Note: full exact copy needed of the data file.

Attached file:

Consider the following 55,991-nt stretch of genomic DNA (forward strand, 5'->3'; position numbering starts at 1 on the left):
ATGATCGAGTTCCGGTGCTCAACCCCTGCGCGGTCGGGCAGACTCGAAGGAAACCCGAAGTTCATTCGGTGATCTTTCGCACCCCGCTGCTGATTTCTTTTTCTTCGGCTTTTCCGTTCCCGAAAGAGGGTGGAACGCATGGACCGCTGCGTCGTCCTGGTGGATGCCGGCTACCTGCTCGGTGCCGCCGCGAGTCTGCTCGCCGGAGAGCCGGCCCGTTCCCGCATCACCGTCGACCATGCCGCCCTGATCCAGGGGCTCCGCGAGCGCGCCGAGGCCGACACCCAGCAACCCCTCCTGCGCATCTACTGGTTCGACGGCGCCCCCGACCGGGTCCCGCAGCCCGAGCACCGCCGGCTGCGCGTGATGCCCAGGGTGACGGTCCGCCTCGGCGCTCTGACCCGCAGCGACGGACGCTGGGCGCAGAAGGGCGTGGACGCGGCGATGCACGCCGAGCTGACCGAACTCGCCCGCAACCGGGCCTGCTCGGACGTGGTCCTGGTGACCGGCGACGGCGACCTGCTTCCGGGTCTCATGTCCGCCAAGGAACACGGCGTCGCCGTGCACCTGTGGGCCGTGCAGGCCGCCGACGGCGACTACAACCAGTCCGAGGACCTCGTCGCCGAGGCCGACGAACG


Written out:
Consider the following 55,991-nt stretch of genomic DNA (forward strand, 5'->3'; position numbering starts at 1 on the left):
ATGATCGAGTTCCGGTGCTCAACCCCTGCGCGGTCGGGCAGACTCGAAGGAAACCCGAAGTTCATTCGGTGATCTTTCGCACCCCGCTGCTGATTTCTTTTTCTTCGGCTTTTCCGTTCCCGAAAGAGGGTGGAACGCATGGACCGCTGCGTCGTCCTGGTGGATGCCGGCTACCTGCTCGGTGCCGCCGCGAGTCTGCTCGCCGGAGAGCCGGCCCGTTCCCGCATCACCGTCGACCATGCCGCCCTGATCCAGGGGCTCCGCGAGCGCGCCGAGGCCGACACCCAGCAACCCCTCCTGCGCATCTACTGGTTCGACGGCGCCCCCGACCGGGTCCCGCAGCCCGAGCACCGCCGGCTGCGCGTGATGCCCAGGGTGACGGTCCGCCTCGGCGCTCTGACCCGCAGCGACGGACGCTGGGCGCAGAAGGGCGTGGACGCGGCGATGCACGCCGAGCTGACCGAACTCGCCCGCAACCGGGCCTGCTCGGACGTGGTCCTGGTGACCGGCGACGGCGACCTGCTTCCGGGTCTCATGTCCGCCAAGGAACACGGCGTCGCCGTGCACCTGTGGGCCGTGCAGGCCGCCGACGGCGACTACAACCAGTCCGAGGACCTCGTCGCCGAGGCCGACGAACG